This project will identify economic and social barriers to the implementation of Blue and Green Infrastructures and improve the characterization of biodiversity and ecosystem services at the land-sea interface in the Atlantic Region.
Eleven European institutions from 5 countries (France, Ireland, United Kingdom, Portugal and Spain) joined to develop an innovative approach to assess how Blue and Green Infrastructures can contribute to meeting the EU 2020 targets for biodiversity in Atlantic coastal and terrestrial landscapes.
The team includes scientists, universities, research institutes, local and national governments, NGOs and SMEs, who have the appropriate environmental, social and economic experience. The project kick-off meeting took place between 11 and 12 December in Santander, Spain, with the presentation by the partners of all work-packages.
Fishing, tourism, agriculture and forestry provide essential economic assets (Ecosystem Services) to the development of many coastal and rural areas of the Atlantic region. All these activities have been identified as important within the Research and Innovation Strategies for Smart Specialization for many EU regions of the Atlantic region (ie RIS3 objectives). However, the Ecosystem Service provision from Atlantic landscapes could be seriously compromised by losses on biodiversity because of changes on land uses and climate change.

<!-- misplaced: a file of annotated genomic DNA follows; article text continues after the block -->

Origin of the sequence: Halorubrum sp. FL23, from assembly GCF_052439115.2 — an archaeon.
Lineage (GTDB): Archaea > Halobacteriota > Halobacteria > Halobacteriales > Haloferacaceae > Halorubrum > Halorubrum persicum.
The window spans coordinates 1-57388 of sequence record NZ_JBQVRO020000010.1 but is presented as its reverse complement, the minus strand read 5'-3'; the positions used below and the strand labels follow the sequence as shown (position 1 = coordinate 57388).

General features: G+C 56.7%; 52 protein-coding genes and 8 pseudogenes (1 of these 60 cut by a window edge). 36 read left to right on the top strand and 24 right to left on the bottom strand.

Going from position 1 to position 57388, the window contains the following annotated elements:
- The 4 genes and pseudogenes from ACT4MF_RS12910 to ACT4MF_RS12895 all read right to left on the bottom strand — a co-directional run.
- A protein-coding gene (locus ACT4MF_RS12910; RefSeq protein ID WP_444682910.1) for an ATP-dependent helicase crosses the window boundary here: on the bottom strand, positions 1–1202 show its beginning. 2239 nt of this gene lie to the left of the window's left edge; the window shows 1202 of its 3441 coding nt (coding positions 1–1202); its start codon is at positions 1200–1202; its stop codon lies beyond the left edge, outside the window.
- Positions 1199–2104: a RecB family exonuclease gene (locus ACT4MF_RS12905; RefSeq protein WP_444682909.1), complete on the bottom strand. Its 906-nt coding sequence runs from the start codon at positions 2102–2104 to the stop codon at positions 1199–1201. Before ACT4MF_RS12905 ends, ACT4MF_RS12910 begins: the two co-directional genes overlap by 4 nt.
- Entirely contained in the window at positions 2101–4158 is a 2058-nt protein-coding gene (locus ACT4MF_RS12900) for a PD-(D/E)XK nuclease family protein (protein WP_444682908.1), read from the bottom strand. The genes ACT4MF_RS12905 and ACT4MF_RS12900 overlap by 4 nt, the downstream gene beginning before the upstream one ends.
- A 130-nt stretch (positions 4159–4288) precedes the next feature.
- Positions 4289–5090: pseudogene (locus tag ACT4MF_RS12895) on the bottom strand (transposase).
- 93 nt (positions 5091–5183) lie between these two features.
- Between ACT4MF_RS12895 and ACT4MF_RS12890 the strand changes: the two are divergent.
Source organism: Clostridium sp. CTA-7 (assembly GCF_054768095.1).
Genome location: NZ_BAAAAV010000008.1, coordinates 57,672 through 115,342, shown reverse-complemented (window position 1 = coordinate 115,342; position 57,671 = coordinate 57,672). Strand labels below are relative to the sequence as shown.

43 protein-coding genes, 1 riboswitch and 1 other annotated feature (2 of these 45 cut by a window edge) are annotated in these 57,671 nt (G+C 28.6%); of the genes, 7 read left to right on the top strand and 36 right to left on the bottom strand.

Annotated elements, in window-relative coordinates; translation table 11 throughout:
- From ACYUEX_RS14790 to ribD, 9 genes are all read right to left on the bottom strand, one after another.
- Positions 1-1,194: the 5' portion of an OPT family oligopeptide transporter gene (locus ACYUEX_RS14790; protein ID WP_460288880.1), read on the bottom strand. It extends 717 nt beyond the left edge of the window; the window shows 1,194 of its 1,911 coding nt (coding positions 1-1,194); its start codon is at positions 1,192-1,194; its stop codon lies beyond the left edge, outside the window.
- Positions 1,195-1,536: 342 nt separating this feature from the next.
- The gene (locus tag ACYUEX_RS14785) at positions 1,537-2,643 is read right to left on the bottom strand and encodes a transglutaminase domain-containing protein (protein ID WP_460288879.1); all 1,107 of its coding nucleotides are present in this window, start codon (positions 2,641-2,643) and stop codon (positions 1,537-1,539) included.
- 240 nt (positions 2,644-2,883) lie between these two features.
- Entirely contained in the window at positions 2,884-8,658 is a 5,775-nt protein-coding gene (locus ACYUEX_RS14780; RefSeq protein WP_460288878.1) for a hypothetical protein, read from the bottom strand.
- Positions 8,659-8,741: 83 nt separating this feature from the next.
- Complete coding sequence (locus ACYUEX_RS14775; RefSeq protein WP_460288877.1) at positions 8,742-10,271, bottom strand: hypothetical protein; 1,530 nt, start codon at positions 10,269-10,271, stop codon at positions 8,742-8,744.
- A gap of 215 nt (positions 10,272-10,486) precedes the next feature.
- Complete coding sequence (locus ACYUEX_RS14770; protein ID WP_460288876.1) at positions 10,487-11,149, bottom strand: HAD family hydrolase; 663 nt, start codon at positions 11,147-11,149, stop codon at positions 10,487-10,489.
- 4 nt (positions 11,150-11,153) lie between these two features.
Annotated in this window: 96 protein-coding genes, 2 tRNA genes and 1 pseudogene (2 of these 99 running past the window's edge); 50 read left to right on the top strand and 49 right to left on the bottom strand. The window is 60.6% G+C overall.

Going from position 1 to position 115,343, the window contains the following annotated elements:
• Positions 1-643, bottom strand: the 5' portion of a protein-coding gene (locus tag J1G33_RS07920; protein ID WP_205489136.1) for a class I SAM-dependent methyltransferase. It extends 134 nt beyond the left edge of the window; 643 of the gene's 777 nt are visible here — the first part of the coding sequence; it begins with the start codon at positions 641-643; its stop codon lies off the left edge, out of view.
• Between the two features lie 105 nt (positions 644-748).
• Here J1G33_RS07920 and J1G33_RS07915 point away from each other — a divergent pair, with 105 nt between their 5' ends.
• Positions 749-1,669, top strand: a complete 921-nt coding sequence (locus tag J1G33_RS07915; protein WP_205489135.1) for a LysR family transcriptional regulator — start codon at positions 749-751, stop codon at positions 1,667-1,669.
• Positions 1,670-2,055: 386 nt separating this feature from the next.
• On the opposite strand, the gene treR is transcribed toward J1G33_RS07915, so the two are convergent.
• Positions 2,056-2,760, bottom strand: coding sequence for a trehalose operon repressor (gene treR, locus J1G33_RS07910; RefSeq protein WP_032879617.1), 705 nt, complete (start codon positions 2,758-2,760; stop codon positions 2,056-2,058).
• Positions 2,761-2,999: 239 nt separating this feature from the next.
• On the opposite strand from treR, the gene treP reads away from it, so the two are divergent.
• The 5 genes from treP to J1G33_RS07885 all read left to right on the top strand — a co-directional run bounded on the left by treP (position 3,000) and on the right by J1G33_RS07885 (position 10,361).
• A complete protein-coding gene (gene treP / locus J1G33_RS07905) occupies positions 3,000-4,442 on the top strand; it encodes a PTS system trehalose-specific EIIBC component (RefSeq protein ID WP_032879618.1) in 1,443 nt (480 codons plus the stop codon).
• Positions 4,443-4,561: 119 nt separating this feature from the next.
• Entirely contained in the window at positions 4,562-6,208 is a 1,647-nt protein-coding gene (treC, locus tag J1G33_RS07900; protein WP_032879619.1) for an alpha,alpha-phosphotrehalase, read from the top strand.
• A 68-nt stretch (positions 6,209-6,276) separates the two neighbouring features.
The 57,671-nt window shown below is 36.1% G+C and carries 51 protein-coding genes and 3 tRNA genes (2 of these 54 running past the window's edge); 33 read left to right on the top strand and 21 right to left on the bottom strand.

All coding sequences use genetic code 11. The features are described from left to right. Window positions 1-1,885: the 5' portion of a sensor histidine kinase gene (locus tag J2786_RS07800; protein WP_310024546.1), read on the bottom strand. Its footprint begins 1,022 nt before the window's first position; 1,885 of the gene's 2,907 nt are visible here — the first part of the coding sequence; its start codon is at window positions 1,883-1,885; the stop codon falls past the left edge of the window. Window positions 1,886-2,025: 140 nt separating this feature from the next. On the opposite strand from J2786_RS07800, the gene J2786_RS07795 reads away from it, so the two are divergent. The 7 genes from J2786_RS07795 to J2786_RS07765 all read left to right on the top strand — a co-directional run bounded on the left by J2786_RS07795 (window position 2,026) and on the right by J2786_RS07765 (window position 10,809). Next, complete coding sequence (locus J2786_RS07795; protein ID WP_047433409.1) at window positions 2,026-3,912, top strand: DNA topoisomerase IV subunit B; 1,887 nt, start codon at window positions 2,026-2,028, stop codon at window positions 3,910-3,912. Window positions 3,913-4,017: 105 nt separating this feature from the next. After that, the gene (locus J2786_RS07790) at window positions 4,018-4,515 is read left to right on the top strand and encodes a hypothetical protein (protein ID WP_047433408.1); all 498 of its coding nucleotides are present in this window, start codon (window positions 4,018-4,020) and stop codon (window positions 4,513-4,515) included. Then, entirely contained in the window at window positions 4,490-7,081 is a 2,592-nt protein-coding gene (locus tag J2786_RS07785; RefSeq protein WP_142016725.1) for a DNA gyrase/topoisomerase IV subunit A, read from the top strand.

Aquatic ecosystems such as rivers and estuaries are especially vulnerable to the impacts of human activities in the watershed such as urbanization, pollution of rivers, application of fertilizers and bad land management.
Based in four Case Studies, the aim of ALICE is to develop a common methodology that recognizes the socioeconomic differences between the “Case Studies” to help transform the way, regional and local actors manage natural resources in the Atlantic region. This will assist on a more sustainable management of these landscapes by ensuring the conservation of biodiversity and ecosystem services provisioning.